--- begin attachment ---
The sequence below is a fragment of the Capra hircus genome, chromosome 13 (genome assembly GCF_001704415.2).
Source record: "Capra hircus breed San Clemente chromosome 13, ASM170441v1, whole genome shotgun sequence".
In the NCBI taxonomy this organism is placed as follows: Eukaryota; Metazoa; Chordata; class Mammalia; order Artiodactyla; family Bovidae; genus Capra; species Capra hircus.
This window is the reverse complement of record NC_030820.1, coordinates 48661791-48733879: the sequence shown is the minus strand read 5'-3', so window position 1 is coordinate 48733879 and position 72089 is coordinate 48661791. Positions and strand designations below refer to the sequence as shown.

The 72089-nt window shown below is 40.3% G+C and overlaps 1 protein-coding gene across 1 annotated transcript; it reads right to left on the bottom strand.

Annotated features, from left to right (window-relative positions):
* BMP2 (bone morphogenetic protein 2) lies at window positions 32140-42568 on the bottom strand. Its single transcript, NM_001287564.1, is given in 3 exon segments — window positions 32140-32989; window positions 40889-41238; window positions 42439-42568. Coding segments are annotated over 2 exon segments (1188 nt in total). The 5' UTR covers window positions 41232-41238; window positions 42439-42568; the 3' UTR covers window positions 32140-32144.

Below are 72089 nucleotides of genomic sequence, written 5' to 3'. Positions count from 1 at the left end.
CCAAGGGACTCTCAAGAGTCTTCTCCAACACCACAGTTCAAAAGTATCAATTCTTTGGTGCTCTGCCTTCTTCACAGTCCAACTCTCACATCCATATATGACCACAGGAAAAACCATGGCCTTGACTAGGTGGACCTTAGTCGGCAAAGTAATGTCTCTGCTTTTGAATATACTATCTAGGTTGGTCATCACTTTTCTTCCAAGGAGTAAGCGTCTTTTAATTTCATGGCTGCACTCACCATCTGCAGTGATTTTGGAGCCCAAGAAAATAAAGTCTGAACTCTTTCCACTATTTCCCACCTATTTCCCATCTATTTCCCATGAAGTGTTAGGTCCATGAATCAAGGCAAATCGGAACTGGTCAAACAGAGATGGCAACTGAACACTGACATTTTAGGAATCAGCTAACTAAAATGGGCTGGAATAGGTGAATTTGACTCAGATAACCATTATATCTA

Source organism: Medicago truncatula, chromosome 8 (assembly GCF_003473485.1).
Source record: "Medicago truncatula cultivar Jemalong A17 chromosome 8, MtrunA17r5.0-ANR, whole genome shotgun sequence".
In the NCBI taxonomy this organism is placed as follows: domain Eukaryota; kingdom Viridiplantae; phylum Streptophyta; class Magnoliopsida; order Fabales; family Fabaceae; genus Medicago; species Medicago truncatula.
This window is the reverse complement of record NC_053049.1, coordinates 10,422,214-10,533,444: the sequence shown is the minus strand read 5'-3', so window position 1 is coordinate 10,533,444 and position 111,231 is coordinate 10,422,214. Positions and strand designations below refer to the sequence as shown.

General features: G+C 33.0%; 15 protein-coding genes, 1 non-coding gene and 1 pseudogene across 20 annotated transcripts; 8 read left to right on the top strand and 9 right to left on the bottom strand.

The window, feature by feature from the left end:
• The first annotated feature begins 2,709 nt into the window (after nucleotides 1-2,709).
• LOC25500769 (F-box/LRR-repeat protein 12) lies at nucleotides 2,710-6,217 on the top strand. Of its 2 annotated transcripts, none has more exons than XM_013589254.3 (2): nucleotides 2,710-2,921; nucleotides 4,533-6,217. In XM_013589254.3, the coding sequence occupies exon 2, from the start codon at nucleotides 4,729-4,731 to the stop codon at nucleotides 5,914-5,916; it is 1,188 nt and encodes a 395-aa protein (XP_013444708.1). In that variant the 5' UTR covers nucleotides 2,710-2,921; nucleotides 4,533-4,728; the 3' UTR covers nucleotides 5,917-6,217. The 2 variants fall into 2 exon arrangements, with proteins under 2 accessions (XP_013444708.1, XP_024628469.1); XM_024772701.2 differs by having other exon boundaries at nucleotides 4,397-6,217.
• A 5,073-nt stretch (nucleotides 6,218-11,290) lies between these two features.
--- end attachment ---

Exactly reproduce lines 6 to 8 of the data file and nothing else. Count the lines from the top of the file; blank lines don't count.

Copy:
Annotated features, from left to right (window-relative positions):
* BMP2 (bone morphogenetic protein 2) lies at window positions 32140-42568 on the bottom strand. Its single transcript, NM_001287564.1, is given in 3 exon segments — window positions 32140-32989; window positions 40889-41238; window positions 42439-42568. Coding segments are annotated over 2 exon segments (1188 nt in total). The 5' UTR covers window positions 41232-41238; window positions 42439-42568; the 3' UTR covers window positions 32140-32144.

Below are 72089 nucleotides of genomic sequence, written 5' to 3'. Positions count from 1 at the left end.